The occasional, often ill-considered thoughts of a Roman Catholic permanent deacon who is ever grateful to God for his existence. Despite the strangeness we encounter in this life, all the suffering we witness and endure, being is good, so good I am sometimes unable to contain my joy. Deo gratias!


Wednesday, May 5, 2010

More "Official" Persecution of Christians in the UK

In the event you thought my previous post (May 4: The Zeitgeist Strikes Again) was an anomaly and not a true indication of the degradation of justice in the UK, here's another.

It seems one Gary McFarlane (photo at left), a "relationship counselor," was fired because, as a Christian, he refused to provide counseling to a homosexual couple. Specifically, the requested counseling was for "sex therapy" sessions. As a result, according to the Daily Telegraph story, "McFarlane, 48, challenged his dismissal at the Court of Appeal, arguing that forcing him to go against what he sees as the Bible’s teaching represented religious discrimination." Sounds right to me.

The court, however, ruled against McFarlane: "Lord Justice Laws ruled that while everyone had the right to hold religious beliefs, those beliefs themselves had no standing under the law. In the eye of everyone save the believer, religious faith is necessarily subjective, being incommunicable by any kind of proof or evidence.” The Lord Justice went on to insist that religious belief cannot be protected by the law, “however long its tradition, however rich its culture”.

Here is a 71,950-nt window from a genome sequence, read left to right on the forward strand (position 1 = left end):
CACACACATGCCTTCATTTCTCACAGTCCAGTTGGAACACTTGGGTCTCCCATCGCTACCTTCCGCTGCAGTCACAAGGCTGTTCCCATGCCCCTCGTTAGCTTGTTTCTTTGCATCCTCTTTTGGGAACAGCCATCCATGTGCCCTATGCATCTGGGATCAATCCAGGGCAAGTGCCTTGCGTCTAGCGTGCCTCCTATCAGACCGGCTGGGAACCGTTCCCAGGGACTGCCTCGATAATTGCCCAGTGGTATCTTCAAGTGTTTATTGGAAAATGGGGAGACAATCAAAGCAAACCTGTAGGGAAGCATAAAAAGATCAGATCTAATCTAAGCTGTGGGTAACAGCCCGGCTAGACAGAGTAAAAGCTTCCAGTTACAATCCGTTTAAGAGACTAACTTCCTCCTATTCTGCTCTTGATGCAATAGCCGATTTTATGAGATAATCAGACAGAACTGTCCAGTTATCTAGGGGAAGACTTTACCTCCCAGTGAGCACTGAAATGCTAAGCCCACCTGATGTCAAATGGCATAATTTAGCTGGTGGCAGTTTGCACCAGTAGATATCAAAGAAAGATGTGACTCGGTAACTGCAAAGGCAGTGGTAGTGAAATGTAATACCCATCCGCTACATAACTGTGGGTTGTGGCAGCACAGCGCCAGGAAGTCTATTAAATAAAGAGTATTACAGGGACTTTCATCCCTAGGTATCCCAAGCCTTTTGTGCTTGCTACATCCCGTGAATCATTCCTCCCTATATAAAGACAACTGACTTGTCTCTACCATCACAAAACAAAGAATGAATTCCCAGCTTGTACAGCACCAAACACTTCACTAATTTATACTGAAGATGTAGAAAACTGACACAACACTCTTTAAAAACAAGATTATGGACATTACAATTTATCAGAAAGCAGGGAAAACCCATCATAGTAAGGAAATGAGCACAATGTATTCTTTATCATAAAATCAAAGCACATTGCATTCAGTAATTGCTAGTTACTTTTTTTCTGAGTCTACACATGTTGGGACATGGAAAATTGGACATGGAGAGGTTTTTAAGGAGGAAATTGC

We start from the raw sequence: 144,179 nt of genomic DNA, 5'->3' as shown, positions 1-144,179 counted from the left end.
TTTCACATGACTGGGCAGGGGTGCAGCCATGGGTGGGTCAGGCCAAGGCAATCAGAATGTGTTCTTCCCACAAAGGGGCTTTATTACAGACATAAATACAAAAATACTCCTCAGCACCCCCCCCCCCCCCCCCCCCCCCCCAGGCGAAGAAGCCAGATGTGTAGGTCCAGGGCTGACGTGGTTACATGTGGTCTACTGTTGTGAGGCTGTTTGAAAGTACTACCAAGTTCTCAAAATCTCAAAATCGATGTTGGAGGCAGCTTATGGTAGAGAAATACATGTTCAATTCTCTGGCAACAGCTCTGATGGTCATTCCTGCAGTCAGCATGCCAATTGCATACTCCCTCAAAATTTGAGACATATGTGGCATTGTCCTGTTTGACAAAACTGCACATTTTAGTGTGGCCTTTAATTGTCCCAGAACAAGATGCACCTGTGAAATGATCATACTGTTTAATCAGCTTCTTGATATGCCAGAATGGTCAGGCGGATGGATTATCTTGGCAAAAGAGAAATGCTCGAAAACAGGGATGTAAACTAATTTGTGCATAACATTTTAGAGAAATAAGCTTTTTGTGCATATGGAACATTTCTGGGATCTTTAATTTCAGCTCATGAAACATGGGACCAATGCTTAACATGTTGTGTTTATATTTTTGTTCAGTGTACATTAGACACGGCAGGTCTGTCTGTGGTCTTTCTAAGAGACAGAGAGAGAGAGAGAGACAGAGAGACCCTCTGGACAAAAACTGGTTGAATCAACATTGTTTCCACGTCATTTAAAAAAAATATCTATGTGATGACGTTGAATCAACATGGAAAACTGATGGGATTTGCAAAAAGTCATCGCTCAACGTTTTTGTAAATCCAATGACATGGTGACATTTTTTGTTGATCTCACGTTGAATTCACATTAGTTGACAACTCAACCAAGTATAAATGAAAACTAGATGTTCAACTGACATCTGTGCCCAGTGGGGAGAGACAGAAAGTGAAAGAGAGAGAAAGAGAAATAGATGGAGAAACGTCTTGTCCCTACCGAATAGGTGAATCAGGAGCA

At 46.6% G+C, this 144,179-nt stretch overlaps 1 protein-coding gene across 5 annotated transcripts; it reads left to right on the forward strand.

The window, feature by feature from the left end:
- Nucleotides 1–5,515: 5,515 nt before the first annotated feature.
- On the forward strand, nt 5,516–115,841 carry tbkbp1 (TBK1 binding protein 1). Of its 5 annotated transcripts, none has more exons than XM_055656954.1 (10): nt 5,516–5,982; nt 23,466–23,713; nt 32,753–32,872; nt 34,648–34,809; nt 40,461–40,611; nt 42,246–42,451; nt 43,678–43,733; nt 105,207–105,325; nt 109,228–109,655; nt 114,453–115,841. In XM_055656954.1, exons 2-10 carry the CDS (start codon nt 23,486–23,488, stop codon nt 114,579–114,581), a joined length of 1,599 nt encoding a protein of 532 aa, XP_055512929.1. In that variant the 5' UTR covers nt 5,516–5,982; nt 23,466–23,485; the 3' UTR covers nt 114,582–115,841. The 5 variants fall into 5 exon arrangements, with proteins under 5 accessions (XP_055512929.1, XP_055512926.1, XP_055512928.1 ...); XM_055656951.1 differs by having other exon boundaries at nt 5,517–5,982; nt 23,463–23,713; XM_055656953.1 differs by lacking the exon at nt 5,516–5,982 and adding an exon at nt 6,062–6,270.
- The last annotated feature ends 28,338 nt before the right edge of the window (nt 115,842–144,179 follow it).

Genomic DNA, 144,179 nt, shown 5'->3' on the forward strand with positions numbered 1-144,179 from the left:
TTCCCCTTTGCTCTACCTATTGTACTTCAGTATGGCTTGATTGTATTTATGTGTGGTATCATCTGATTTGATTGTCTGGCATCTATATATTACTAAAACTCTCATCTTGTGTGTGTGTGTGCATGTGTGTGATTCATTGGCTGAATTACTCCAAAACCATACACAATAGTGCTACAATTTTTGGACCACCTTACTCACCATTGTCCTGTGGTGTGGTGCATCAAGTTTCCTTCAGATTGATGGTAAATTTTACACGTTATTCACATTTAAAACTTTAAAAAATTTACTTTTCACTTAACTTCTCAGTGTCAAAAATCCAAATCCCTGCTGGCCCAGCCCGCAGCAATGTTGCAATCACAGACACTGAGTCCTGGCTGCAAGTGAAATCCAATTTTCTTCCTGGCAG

The irony here is that the very law that the court presumes to interpret is, in large part, a product of its Christian roots. It was brought to the UK and subsequently formed by Christians, who were guided by Christian moral and ethical principles. And a history of two millennia of growth and acceptance by a wide range of cultures and societies seems to be pretty good evidence that there might be a wee bit of objective truth in Christian teaching. The poor Lord Justice, however, is far too stupid to understand this. (By the way, I suspect that the previous sentence, had I written it as a UK citizen, would bring a knock at the door.)

Totalitarianism can enter a society under many different guises. As one supporter of the court's decision -- Terry Sanderson, president of the National Secular Society -- commented, “The law must be clear that anti-discrimination laws exist to protect people, not beliefs."

Watch out for them beliefs, kids -- they'll get you in trouble.

...and so it goes, just as the Lord promised.

Pax et bonum...

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